by Dan Goldin (@post_trash_)
Indianapolis' VV Torso know how to make an entrance. "Boy," the band's new stand-alone single, is a song about toxic masculinity, and its a great introduction. The quartet are making stark post-punk that nails it's message right in with quick sarcastic quips. They don't use a real refrain, it's not pretty, and it's most certainly not comfortable, but it's chilling and catchier than it lets on. Set to release their debut album, LPVV, later this Fall via Jurassic Pop Records, "Boy" is a precursor, something to wet your appetite; a statement that everyone should be paying attention.
Led by the slurred poetics of Natty Morrison, his bark is reminiscent of David Yow, while his lyrical bite owes more to Protomartyr's Joe Casey and Nick Cave. The focal point of the band's often hypnotic, often abrasive, and always filthy choice of guitar tones and dense rhythms, lies in Morrison's deranged howl. Built with melodic tension at every turn, "Boy" is a decidedly softer song than those on their debut, a calm before the storm. Where the record's tone is dragged through the dirt, "Boy" is clear and present, an immediate song that asks the tough questions, "what's it feel like to be a boy, my boy? what's it feel like to be a goddamn coward?" The song winds with a circular riff and a vibrant bass line, a smooth piece of post-punk sheen that rings and thrashes with a pop sensibility to keep it grounded.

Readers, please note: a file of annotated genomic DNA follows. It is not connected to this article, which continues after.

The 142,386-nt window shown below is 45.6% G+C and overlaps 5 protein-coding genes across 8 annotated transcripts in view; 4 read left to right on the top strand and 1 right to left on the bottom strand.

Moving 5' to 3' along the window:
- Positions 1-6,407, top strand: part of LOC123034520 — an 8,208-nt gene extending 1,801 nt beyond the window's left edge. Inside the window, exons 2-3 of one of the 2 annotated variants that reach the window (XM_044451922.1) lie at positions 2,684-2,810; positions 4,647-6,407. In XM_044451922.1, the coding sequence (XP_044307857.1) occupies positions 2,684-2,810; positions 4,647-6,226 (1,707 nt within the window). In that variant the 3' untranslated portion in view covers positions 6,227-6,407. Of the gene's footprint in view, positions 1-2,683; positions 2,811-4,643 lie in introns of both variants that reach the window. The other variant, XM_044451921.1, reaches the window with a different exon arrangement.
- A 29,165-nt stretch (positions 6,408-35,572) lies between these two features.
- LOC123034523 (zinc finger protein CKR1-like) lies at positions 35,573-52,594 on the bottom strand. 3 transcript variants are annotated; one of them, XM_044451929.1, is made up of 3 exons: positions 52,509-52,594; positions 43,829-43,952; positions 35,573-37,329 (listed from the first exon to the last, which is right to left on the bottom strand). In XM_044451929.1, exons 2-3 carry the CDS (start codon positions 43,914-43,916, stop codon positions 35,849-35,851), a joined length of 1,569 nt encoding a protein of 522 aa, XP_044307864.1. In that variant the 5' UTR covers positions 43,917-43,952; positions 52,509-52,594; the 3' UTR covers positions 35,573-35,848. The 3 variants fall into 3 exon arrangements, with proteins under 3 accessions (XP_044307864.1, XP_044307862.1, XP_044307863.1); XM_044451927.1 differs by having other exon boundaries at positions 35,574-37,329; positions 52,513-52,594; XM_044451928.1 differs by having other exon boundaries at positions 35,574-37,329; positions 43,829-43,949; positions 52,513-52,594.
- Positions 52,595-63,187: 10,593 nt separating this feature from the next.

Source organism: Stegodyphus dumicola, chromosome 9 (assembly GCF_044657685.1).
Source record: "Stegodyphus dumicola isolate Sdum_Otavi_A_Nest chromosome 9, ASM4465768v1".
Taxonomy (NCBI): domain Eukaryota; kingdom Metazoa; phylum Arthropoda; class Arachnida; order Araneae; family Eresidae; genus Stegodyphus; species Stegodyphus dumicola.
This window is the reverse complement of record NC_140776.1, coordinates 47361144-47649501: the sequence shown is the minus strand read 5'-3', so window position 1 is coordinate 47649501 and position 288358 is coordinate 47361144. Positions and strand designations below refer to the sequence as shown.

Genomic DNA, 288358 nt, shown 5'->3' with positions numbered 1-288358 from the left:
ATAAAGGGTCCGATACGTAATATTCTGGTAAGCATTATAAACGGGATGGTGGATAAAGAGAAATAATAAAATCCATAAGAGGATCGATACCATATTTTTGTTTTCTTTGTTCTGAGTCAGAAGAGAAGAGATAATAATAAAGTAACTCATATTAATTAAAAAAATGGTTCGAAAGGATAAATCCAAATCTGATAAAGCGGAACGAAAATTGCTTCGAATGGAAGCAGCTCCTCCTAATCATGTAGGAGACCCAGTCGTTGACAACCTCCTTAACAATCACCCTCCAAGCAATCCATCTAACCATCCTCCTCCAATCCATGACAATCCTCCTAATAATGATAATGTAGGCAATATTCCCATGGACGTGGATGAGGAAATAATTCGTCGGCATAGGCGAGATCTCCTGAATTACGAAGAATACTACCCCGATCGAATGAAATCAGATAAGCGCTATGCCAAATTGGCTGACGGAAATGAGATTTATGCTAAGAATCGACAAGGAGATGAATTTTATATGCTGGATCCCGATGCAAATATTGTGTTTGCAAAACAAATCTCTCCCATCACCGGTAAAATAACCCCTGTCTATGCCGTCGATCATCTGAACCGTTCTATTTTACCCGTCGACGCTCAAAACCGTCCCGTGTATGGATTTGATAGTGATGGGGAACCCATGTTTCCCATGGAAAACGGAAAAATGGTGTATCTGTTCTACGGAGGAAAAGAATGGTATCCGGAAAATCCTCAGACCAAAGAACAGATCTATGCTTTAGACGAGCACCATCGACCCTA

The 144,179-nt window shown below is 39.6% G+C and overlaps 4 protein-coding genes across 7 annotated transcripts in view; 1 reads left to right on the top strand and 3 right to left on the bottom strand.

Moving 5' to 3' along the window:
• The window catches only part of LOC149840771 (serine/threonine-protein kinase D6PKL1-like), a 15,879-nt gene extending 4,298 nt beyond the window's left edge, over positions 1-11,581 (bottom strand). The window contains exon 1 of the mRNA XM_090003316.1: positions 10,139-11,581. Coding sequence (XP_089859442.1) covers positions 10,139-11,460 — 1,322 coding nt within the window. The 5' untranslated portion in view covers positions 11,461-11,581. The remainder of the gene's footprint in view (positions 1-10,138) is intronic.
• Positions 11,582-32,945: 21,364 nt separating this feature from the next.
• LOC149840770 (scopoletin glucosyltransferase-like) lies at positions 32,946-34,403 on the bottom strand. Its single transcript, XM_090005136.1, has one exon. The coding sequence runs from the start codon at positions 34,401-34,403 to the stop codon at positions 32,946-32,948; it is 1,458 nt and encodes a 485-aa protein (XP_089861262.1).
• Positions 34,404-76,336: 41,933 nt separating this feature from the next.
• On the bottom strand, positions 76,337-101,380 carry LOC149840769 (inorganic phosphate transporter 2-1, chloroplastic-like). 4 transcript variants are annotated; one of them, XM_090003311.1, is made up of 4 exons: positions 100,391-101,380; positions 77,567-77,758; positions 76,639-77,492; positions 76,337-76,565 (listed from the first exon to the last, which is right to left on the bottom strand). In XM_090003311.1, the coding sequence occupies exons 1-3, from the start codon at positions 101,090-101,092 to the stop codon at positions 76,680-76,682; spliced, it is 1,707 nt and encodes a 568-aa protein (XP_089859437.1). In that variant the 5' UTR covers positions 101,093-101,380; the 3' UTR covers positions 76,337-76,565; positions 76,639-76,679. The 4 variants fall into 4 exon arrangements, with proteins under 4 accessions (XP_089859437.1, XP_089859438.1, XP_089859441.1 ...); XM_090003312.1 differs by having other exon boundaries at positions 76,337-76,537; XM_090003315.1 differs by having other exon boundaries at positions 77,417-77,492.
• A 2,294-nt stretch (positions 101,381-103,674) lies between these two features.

Speaking about "Boy," Morrison said the song is about "Masculinity, the idiocy of masculinity. The ridiculousness of it. How this bullshit posturing is just a thin veneer for boys to feel better about hurting everyone around them."